Eosinophilic gastroenteropathies



Definition

Eosinophilic gastroenteropathies are gastrointestinal (GI) diseases (enteropathies) in which one or more layers of the GI tract (most commonly the stomach and small intestine) are selectively infiltrated with a type of white blood cell called eosinophils, as part of an allergic response.

Description

Eosinophilic gastroenteropathies are characterized by the accumulation of an abnormally large number of eosinophils (eosinophilic infiltration) in one or more specific places anywhere in the digestive system and associated lymph nodes resulting in nausea , difficulty swallowing, abdominal pain , vomiting and diarrhea , excessive loss of proteins in the GI tract, and failure to thrive . All gastroenteropathies are characterized by the presence of abnormal GI symptoms, eosinophilic infiltration in one or more areas of the GI tract, and the absence of an identified cause for the formation of an abnormally large number of eosinophils in the blood (eosinophilia). Some patients also suffer loss of protein from the body that often results in low blood levels of albumin and total protein (protein-losing enteropathy) due to increased GI tract permeability. As the GI tract wall becomes infiltrated with large numbers of eosinophils, its normal architecture is disrupted, and so is its function. Eosinophils are immune system white blood cells that destroy parasitic organisms and play a major role in allergic reactions. For this reason, the gastroenteropathies are often considered as food-related gastrointestinal allergy syndromes.

Eosinophilic gastroenteropathies have a specific name corresponding to the area of the digestive system where the highest numbers of eosinophils are found. They include the following:

  • eosinophilic gastroenteritis (EG), in which eosinophilic infiltration occurs in one or more layers of the stomach and/or small intestine
  • eosinophilic esophagitis (EE), in which eosinophilic infiltration is confined to the muscular tube that carries food from the throat to the stomach (esophagus)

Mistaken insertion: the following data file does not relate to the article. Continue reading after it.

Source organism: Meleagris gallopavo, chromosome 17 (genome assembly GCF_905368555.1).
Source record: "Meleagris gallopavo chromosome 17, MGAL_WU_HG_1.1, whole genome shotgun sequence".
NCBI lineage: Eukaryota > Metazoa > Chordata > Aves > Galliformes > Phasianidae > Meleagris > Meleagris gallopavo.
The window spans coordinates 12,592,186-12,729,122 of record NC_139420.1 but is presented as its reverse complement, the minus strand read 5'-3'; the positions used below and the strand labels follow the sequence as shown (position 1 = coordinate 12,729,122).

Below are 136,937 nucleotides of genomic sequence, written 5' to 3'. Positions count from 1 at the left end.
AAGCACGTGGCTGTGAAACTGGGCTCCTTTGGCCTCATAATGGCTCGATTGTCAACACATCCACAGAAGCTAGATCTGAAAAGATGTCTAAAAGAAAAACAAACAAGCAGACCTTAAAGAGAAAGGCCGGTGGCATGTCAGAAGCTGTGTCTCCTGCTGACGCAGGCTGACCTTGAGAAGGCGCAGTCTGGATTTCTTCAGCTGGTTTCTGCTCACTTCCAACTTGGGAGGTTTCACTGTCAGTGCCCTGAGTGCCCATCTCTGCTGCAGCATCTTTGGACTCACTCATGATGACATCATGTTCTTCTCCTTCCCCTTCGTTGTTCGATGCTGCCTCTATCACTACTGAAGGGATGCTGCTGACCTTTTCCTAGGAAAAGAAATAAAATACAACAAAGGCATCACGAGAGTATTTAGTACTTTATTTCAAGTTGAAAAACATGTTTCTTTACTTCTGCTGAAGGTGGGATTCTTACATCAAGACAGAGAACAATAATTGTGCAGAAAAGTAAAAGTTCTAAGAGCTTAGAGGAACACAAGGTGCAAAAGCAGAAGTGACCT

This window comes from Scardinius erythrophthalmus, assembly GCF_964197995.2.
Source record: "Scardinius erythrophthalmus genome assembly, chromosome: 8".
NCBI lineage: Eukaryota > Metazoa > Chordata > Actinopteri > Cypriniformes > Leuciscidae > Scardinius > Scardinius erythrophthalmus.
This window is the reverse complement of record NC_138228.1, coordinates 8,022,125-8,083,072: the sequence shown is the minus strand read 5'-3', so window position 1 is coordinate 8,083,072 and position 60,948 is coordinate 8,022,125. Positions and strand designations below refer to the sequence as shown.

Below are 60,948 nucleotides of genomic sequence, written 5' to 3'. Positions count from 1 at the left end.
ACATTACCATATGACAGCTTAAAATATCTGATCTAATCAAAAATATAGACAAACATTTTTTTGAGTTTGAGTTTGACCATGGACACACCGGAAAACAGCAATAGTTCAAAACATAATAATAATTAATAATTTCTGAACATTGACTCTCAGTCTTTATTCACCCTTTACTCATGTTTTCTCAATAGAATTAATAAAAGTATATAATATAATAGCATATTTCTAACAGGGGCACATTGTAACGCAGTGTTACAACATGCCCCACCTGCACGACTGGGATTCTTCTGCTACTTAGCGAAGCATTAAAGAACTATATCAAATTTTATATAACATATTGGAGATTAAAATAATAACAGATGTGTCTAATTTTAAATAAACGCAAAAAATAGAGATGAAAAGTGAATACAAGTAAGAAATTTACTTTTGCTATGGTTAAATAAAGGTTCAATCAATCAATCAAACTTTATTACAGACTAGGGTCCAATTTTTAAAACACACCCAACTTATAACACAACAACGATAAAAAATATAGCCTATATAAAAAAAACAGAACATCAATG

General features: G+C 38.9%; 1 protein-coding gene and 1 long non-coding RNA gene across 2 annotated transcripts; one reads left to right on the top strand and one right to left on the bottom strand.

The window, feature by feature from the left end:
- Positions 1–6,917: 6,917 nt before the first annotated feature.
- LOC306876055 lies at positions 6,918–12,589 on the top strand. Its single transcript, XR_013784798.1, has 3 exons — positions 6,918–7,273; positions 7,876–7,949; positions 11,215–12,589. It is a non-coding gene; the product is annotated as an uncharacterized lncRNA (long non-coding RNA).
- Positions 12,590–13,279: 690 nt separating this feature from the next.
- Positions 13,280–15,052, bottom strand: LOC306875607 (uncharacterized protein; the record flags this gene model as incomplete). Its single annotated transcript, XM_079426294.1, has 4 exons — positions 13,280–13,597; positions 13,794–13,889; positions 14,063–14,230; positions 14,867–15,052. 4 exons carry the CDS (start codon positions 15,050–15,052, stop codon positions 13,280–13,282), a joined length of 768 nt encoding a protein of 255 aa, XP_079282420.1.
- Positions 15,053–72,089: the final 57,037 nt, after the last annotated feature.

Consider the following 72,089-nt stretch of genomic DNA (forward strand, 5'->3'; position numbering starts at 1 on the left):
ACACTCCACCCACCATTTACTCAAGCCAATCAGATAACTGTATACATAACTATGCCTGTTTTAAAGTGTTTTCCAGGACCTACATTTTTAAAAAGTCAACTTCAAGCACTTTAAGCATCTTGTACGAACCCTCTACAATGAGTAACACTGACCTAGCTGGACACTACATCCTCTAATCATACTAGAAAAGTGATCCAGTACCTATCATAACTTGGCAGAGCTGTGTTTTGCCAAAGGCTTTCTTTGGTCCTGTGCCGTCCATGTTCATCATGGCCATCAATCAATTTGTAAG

• eosinophilic colitis (EC), in which the infiltration is confined to the large intestine (colon)
  • eosinophilic duodenitis (ED), in which the infiltration is confined to the small intestine

Eosinophilic gastroenteritis (EG) is the best characterized gastroenteropathy. It is classified according to the layer of the GI tract involved, and mixed forms also occur. The walls of the GI tract have four layers of tissue, called mucosa, submucosa, muscularis externa, and serosa. The innermost layer is the mucosa, a membrane that forms a continuous lining of the GI tract from the mouth to the anus. In the large bowel, this tissue contains cells that produce mucus to lubricate and protect the smooth inner surface of the bowel wall. Connective tissue and muscle separate the muscosa from the second layer, the submucosa, which contains blood vessels, lymph vessels, nerves, and glands. Next to the submucosa is the muscularis externa, consisting of two layers of muscle fibers, one that runs lengthwise and one that encircles the bowel. The fourth layer, the serosa, is a thin membrane that produces fluid to lubricate the outer surface of the bowel so that it can slide against adjacent organs. The different types of EG are:

  • Pattern I eosinophilic gastroenteritis: Children affected with Pattern I EG have extensive infiltration of eosinophils in the area below the submucosa and muscularis layers. It is more commonly seen in the stomach (gastric antrum) but may also affect the small intestine or colon. Patients typically have intestinal obstruction. Cramping and abdominal pain associated with nausea and vomiting occur frequently. Food allergy and past history of allergy are less common in these patients than in patients with Pattern II EG.
  • Pattern II eosinophilic gastroenteritis: In this the most prevalent form of EG, extensive infiltration of eosinophils occurs in the mucosal and submucosal layers. These patients have colicky abdominal pain, nausea, vomiting, diarrhea, and weight loss. Infants with Pattern II EG also commonly have a history of allergy. The condition may also be associated with protein-losing enteropathy, low levels of iron in the blood serum or in the bone marrow (iron-deficiency anemia), or impaired absorption of nutrients by the intestines (malabsorption). Growth retardation, delayed puberty , or abnormal menstruations has also been reported in children and adolescents with Pattern II EG.
  • Pattern III eosinophilic gastroenteritis: This least common form of eosinophilic gastroenteropathy involves the serosal layer and the entire GI wall is usually affected. Its inflammation leads to an accumulation of fluid in the abdomen (ascites). This fluid contains many eosinophils and can infiltrate the membrane of the lungs (pleural effusion). A history of allergy also appears to be common in this group. Symptoms may include chest pain, fever , shortness of breath, and limited motion of the chest wall.